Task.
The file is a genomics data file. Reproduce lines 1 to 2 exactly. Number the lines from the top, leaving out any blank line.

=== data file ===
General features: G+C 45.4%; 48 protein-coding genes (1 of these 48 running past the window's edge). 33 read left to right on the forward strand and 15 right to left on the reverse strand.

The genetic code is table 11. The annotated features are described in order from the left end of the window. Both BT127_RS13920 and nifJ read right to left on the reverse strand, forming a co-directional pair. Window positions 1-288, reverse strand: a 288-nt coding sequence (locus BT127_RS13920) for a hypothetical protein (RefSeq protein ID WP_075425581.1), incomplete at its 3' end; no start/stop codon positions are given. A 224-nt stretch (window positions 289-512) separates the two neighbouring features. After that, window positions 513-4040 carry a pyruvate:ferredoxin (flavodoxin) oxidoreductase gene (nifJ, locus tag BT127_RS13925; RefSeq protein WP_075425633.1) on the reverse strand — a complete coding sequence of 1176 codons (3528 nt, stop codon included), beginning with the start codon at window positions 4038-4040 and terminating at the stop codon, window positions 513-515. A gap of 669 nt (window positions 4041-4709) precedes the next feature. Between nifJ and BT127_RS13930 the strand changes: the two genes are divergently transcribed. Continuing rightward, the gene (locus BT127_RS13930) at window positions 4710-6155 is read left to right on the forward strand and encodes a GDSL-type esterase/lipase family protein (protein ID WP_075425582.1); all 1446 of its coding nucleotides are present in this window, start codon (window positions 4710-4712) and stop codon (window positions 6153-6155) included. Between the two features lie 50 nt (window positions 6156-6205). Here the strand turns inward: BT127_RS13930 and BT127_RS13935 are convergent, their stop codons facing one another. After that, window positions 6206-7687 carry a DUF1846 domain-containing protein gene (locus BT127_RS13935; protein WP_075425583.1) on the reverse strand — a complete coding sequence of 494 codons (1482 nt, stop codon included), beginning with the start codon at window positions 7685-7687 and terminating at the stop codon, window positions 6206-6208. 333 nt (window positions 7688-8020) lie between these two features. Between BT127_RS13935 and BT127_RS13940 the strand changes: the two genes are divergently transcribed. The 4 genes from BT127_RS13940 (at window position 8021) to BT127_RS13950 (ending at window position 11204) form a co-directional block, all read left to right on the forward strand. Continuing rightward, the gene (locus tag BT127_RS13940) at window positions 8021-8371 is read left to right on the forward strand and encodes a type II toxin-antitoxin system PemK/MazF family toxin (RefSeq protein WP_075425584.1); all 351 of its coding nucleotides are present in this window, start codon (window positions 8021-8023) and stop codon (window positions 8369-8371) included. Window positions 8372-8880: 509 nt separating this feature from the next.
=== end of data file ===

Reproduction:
General features: G+C 45.4%; 48 protein-coding genes (1 of these 48 running past the window's edge). 33 read left to right on the forward strand and 15 right to left on the reverse strand.

The genetic code is table 11. The annotated features are described in order from the left end of the window. Both BT127_RS13920 and nifJ read right to left on the reverse strand, forming a co-directional pair. Window positions 1-288, reverse strand: a 288-nt coding sequence (locus BT127_RS13920) for a hypothetical protein (RefSeq protein ID WP_075425581.1), incomplete at its 3' end; no start/stop codon positions are given. A 224-nt stretch (window positions 289-512) separates the two neighbouring features. After that, window positions 513-4040 carry a pyruvate:ferredoxin (flavodoxin) oxidoreductase gene (nifJ, locus tag BT127_RS13925; RefSeq protein WP_075425633.1) on the reverse strand — a complete coding sequence of 1176 codons (3528 nt, stop codon included), beginning with the start codon at window positions 4038-4040 and terminating at the stop codon, window positions 513-515. A gap of 669 nt (window positions 4041-4709) precedes the next feature. Between nifJ and BT127_RS13930 the strand changes: the two genes are divergently transcribed. Continuing rightward, the gene (locus BT127_RS13930) at window positions 4710-6155 is read left to right on the forward strand and encodes a GDSL-type esterase/lipase family protein (protein ID WP_075425582.1); all 1446 of its coding nucleotides are present in this window, start codon (window positions 4710-4712) and stop codon (window positions 6153-6155) included. Between the two features lie 50 nt (window positions 6156-6205). Here the strand turns inward: BT127_RS13930 and BT127_RS13935 are convergent, their stop codons facing one another. After that, window positions 6206-7687 carry a DUF1846 domain-containing protein gene (locus BT127_RS13935; protein WP_075425583.1) on the reverse strand — a complete coding sequence of 494 codons (1482 nt, stop codon included), beginning with the start codon at window positions 7685-7687 and terminating at the stop codon, window positions 6206-6208. 333 nt (window positions 7688-8020) lie between these two features. Between BT127_RS13935 and BT127_RS13940 the strand changes: the two genes are divergently transcribed. The 4 genes from BT127_RS13940 (at window position 8021) to BT127_RS13950 (ending at window position 11204) form a co-directional block, all read left to right on the forward strand. Continuing rightward, the gene (locus tag BT127_RS13940) at window positions 8021-8371 is read left to right on the forward strand and encodes a type II toxin-antitoxin system PemK/MazF family toxin (RefSeq protein WP_075425584.1); all 351 of its coding nucleotides are present in this window, start codon (window positions 8021-8023) and stop codon (window positions 8369-8371) included. Window positions 8372-8880: 509 nt separating this feature from the next.